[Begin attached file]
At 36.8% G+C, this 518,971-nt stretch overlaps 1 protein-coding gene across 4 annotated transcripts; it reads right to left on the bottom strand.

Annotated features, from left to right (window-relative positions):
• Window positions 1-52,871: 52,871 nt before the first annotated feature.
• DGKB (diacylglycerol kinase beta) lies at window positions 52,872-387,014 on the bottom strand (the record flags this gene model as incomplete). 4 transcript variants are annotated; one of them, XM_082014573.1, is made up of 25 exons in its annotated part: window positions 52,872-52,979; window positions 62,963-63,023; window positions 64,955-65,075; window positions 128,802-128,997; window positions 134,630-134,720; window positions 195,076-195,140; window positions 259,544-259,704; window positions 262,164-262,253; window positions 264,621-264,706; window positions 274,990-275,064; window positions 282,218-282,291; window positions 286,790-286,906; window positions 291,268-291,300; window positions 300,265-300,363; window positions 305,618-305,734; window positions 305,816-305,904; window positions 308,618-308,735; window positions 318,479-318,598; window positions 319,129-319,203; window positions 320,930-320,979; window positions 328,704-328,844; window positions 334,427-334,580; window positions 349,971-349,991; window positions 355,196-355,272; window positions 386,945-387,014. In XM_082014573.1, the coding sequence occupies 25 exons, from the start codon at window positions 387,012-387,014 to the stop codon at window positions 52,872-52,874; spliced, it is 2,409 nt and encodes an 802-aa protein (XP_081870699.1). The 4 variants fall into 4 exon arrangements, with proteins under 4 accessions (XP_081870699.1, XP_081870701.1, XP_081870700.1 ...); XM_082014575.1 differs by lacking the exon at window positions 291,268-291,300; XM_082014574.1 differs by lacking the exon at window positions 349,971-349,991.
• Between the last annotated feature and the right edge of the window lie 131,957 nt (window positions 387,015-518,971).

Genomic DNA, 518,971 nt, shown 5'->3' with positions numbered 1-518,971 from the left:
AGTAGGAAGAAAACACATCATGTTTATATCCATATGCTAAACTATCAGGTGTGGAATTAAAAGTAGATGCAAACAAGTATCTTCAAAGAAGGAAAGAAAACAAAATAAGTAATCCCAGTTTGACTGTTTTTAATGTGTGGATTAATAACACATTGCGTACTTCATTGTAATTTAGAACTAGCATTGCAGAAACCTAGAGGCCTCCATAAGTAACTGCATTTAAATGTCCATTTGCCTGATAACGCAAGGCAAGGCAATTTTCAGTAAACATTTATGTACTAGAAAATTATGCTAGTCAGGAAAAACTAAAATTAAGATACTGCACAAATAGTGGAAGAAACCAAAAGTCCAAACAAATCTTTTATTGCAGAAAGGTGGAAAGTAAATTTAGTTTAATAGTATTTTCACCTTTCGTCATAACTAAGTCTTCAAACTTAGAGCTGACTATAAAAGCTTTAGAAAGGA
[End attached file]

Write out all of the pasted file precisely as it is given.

At 36.8% G+C, this 518,971-nt stretch overlaps 1 protein-coding gene across 4 annotated transcripts; it reads right to left on the bottom strand.

Annotated features, from left to right (window-relative positions):
• Window positions 1-52,871: 52,871 nt before the first annotated feature.
• DGKB (diacylglycerol kinase beta) lies at window positions 52,872-387,014 on the bottom strand (the record flags this gene model as incomplete). 4 transcript variants are annotated; one of them, XM_082014573.1, is made up of 25 exons in its annotated part: window positions 52,872-52,979; window positions 62,963-63,023; window positions 64,955-65,075; window positions 128,802-128,997; window positions 134,630-134,720; window positions 195,076-195,140; window positions 259,544-259,704; window positions 262,164-262,253; window positions 264,621-264,706; window positions 274,990-275,064; window positions 282,218-282,291; window positions 286,790-286,906; window positions 291,268-291,300; window positions 300,265-300,363; window positions 305,618-305,734; window positions 305,816-305,904; window positions 308,618-308,735; window positions 318,479-318,598; window positions 319,129-319,203; window positions 320,930-320,979; window positions 328,704-328,844; window positions 334,427-334,580; window positions 349,971-349,991; window positions 355,196-355,272; window positions 386,945-387,014. In XM_082014573.1, the coding sequence occupies 25 exons, from the start codon at window positions 387,012-387,014 to the stop codon at window positions 52,872-52,874; spliced, it is 2,409 nt and encodes an 802-aa protein (XP_081870699.1). The 4 variants fall into 4 exon arrangements, with proteins under 4 accessions (XP_081870699.1, XP_081870701.1, XP_081870700.1 ...); XM_082014575.1 differs by lacking the exon at window positions 291,268-291,300; XM_082014574.1 differs by lacking the exon at window positions 349,971-349,991.
• Between the last annotated feature and the right edge of the window lie 131,957 nt (window positions 387,015-518,971).

Genomic DNA, 518,971 nt, shown 5'->3' with positions numbered 1-518,971 from the left:
AGTAGGAAGAAAACACATCATGTTTATATCCATATGCTAAACTATCAGGTGTGGAATTAAAAGTAGATGCAAACAAGTATCTTCAAAGAAGGAAAGAAAACAAAATAAGTAATCCCAGTTTGACTGTTTTTAATGTGTGGATTAATAACACATTGCGTACTTCATTGTAATTTAGAACTAGCATTGCAGAAACCTAGAGGCCTCCATAAGTAACTGCATTTAAATGTCCATTTGCCTGATAACGCAAGGCAAGGCAATTTTCAGTAAACATTTATGTACTAGAAAATTATGCTAGTCAGGAAAAACTAAAATTAAGATACTGCACAAATAGTGGAAGAAACCAAAAGTCCAAACAAATCTTTTATTGCAGAAAGGTGGAAAGTAAATTTAGTTTAATAGTATTTTCACCTTTCGTCATAACTAAGTCTTCAAACTTAGAGCTGACTATAAAAGCTTTAGAAAGGA